But even in war, even in hardship, there was always adolescence; one of the brightest times in someone's life.
There's a part in his essay that shows his youthfulness and this happened in the same year: 1945.
He also wrote things like who had a crush on whom and who was attractive at work. He even mentioned a woman whom he had special feelings for.
My grandpa as I remember was a man of few words; he would have never talked to us about anything like that when he was still around, so these episodes warmed my heart. (Later on in the essay, he also wrote how beautiful and kind my grandma was, he repeatedly used those words about her throughout the essay and that was also a joy to read.)
These two chapters were full of horrible and scary incidents one after another. I kept thinking how terrifying those air raids must have been every night, and how tough and difficult it had to have been to survive through the food shortage and such chaos. They left me with a strong impression. However, what I remember most vividly is this sentence below.
This sentence above can be found shortly after where he recollects this woman who was "not the prettiest but had beautiful eyes with long lashes that were mysteriously attractive whom he always remembered nostalgically when he listened to the tango "Ojos Negros (black eyes)."
It was a cruel time that I can only imagine, but there were moments for him and his friends that were brilliant.
And yet, there were people who got those moments taken away from them.
Will there ever be a day when every child and young person can live to their fullest?
The autobiography he left behind brought back the things he experienced alive and left new memories in me.
I turned 30 years old this year and maybe my generation is the last one who got to hear the stories of the World War II directly from people who had to go through it.
That's why I'm writing this, because I have to leave the memories that my grandpa wrote somewhere.
When it comes to talking about world peace, I feel that it's hard to find right words that are not cheap or cliché.
I'm thankful that my grandparents didn't lose hope and survived. I'm grateful that I can live in a foreign country safely. Maybe it is our duty as adults to tell stories like this to younger generations, even if it might sound cheap to them.
How lucky we really are, to live the lives in which we're able to talk about tomorrow without worrying that tomorrow might never come.
I don't want to experience a war. That is my honest feeling.
I don't want to go to a battlefront to fight. I don't want to see my beloved people off to a battlefront. I don't want to hide and run in the battlefield with fear. I'm scared.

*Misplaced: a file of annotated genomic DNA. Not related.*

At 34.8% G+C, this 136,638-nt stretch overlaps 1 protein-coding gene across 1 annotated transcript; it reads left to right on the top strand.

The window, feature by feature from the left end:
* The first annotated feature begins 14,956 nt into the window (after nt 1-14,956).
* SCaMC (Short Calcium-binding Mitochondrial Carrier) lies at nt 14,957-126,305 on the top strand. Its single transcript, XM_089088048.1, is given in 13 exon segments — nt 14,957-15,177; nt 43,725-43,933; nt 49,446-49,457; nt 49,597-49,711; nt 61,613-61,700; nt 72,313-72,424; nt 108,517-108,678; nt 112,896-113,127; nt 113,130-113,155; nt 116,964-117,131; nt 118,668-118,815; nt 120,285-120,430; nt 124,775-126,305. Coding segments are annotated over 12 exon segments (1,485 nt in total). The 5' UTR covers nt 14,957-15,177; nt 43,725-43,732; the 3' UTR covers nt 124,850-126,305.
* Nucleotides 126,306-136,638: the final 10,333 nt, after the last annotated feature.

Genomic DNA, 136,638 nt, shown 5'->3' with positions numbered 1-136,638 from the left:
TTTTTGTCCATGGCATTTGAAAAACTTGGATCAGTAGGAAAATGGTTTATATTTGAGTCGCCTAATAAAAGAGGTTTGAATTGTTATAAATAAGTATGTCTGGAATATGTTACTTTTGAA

I don't want to even think about my husband being sent away to fight a war. I'd cry and scream begging for him to stay even if that was cowardly or weak. I'd wish that he'd return alive even if that was considered unpatriotic.
I know that people who are parents would wish for their children's safety and happiness more than anything.
I have a dog, so when I think about what kind of situation dogs and cats were put in during the time of war, my heart aches.
I have important people in my life, and when I think about the fear and the agony they and I could experience if there was a war, my prayer is no longer a prayer, it becomes a cry.
To keep that feeling and my grandpa's memories alive in myself, I turn the pages every August—the pages of the two chapters where he spent his life in Tokyo in 1945.
August 2017, in memory of my grandfather.
Thanks for reading such a long post. I was nervous to write a subject that could be very sensitive such as this. It took long time for me to finish it, but I decided to publish it.
For the quotes from my grandfather's essay, some might find them factually inaccurate or inappropriate, but I can't ask him what he really meant by his words anymore, so I hope you understand. Also, thanks for reading this post patiently regardless of my imperfect English writing.
By writing this post, my intention was not to preach. I simply wanted to record what my grandpa left behind for us, and how I felt reading it.
The top photo is my grandpa and his dog Duck taken at his house. It was taken with a compact film camera (maybe by my mom) and printed out. My mom and my sister snapped it with their phones and sent it to me so that I could use it here.
I love this photo so much. Him and Duck have the same expression, they both look really happy. Duck's tail is wagging and my grandpa is saying something like "good boy!"
It was already more common for my grandparents' generation to wear western clothing, but my maternal grandpa always preferred wearing a Japanese kimono. He said it was more comfortable to him and that's how I remember him—in his simple but dashing kimono.
He passed away when I was around 20 years old. I wish that I could talk to him now and 10 years from now to chat about things I didn't talk about when I was younger.
My other three grandparents are still all well (my paternal grandpa just retired and he's over 80!) so I really have to (and want to) cherish time with them.